For instance, if you are currently running a distance of 5km 3 times a week and would like to increase your distance to 10km, you should pace out the increase in distance over time. You can start by increasing your running distance to 6km and letting your body adapt to the increased distance before increasing it to 7km and so forth. Keep in mind that by pacing out your training, your progress will be sustainable and scalable. It is better to progress at a slower speed as compared to overtraining and injuring yourself.
Strength training increases the strength of tendons, muscles, ligaments and even bones. Increased strength muscles and tendons helps to hold the body in proper alignment and protects the bones and joints. Specific resistive strength training increases the body’s capacity to do more. A common misconception is that running as an exercise is sufficient to strengthen.
Appropriate Footwear Or Insoles
Wear shock-absorbing insoles or pronation/supination control insoles instead. Seek advice from a physiotherapist if you are unsure of what you need. They will be able to assess your running gait and make appropriate recommendations based on their diagnosis.
If your calf muscles are tight, do schedule a sports massage session to release the tight muscles. Do try to engage professional sports massage therapists as they will be able to better identify your problem areas and target them.
Change In Running Environment
If you are running on unsuitable terrain (too hard or too steep), do make changes to your running route to minimise the strain on your shin.
Running Biomechanics Assessment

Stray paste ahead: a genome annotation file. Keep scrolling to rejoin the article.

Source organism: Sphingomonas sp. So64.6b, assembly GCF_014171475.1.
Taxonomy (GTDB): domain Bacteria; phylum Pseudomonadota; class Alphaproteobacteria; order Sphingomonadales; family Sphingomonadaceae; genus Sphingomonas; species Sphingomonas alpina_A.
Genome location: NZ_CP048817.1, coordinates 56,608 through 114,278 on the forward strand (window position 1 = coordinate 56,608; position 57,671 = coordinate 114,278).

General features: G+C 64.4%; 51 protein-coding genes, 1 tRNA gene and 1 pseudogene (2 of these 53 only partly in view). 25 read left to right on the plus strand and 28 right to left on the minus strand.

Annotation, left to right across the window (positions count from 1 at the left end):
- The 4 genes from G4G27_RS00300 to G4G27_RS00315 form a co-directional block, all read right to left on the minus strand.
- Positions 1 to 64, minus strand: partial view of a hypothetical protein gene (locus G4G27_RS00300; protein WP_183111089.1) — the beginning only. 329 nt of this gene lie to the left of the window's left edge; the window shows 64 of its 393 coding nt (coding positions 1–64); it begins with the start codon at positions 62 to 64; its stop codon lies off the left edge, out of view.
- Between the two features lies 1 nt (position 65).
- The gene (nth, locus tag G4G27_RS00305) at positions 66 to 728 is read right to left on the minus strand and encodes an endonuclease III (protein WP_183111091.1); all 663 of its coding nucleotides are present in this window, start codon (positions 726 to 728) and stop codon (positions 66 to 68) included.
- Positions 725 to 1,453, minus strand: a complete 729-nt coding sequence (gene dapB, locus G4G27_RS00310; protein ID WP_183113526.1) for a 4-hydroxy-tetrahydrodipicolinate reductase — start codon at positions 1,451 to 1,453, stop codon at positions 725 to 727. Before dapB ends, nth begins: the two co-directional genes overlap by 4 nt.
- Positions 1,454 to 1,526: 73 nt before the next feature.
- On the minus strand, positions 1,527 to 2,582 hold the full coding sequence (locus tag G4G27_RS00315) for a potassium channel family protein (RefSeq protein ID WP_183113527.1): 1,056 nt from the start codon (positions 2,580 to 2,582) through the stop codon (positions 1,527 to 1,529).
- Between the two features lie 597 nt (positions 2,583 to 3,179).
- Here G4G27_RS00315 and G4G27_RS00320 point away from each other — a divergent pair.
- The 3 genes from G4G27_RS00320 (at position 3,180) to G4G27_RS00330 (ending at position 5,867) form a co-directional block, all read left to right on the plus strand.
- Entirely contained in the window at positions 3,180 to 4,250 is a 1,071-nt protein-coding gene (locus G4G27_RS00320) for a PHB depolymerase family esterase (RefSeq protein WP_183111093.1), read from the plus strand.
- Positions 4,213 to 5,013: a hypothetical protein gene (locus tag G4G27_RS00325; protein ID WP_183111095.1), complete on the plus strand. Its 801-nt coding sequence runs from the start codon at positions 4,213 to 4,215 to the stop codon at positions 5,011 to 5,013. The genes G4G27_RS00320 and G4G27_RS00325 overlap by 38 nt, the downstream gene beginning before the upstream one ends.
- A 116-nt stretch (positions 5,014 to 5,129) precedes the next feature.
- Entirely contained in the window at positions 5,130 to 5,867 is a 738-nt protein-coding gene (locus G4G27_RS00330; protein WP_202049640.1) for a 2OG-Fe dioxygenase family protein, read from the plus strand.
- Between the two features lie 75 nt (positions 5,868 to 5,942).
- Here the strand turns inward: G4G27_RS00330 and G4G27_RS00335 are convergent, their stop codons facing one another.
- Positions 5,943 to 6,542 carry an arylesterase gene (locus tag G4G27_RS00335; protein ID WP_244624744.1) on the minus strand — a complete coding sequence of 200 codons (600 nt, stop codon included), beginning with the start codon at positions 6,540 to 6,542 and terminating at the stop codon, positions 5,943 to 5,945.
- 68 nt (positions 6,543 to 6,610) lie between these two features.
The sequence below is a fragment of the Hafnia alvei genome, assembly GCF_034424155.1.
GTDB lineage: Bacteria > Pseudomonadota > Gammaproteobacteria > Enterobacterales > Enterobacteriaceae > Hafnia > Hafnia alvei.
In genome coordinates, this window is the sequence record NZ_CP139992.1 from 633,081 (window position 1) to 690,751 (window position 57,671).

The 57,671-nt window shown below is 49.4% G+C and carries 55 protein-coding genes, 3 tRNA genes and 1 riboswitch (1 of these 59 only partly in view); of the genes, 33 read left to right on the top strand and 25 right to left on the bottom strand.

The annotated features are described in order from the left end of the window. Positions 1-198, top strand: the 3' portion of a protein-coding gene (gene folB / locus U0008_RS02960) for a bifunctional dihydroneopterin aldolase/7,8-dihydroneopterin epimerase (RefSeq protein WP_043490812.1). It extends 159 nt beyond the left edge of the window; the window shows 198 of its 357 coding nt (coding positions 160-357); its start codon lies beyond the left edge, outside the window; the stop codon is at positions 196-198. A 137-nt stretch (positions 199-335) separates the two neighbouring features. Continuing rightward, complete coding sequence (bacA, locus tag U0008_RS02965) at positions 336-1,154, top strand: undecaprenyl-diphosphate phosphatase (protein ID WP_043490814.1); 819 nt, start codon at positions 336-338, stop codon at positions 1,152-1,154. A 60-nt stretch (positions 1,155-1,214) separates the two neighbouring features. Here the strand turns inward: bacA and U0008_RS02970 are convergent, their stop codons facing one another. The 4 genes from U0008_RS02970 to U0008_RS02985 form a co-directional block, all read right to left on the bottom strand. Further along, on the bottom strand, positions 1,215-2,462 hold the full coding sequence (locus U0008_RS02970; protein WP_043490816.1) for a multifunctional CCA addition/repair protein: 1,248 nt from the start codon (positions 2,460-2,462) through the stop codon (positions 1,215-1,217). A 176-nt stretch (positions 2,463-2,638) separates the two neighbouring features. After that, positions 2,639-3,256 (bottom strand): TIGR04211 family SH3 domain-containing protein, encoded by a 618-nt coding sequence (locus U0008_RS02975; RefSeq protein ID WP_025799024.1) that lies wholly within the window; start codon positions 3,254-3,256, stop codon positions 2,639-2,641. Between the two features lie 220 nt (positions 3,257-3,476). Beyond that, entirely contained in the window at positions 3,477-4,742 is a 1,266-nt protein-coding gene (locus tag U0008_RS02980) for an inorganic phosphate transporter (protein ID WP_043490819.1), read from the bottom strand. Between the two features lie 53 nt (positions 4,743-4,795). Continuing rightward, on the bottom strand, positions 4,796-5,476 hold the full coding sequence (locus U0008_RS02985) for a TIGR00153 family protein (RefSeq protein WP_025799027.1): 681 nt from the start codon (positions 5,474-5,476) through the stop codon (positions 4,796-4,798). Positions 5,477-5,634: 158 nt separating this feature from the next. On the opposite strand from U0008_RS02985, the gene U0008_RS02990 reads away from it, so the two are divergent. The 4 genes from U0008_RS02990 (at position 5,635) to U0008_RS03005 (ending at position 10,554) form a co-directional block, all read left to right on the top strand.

If you’d like to improve on your running gait, you may consult with a physiotherapist for a rehabilitation program which includes stretching your tight muscles, strengthening of muscles to correct muscle imbalance and correction of biomechanical abnormality in your running gait
What To Do If I Already Have A Shin Splint
Do seek medical attention as shin splints, if left untreated, can develop into a stress fracture. It is also important to consult a medical professional if you are experiencing shin pain as shin pain is a symptom to a multitude of other problems such as stress fractures and tendinitis. A medical professional such as a physiotherapist will be able to accurately diagnose the cause for your shin pain and come up with a treatment plan to resolve your shin splint.
The main goals of physiotherapy treatments for shin splints are to provide pain relief and help you to return to pain‑free activities without a recurrence of the problem. After relieving the pain and inflammation, your physiotherapist will identify and correct functional, gait, and biomechanical overload factors. By getting to the root cause of the shin splints, we are able to ensure that this does not recur. Other components of your treatment plan can include running retraining as a gradual tissue-loading intervention. This can involve strengthening of the adjacent joint muscles and balance training to help you adapt to running surface incongruities.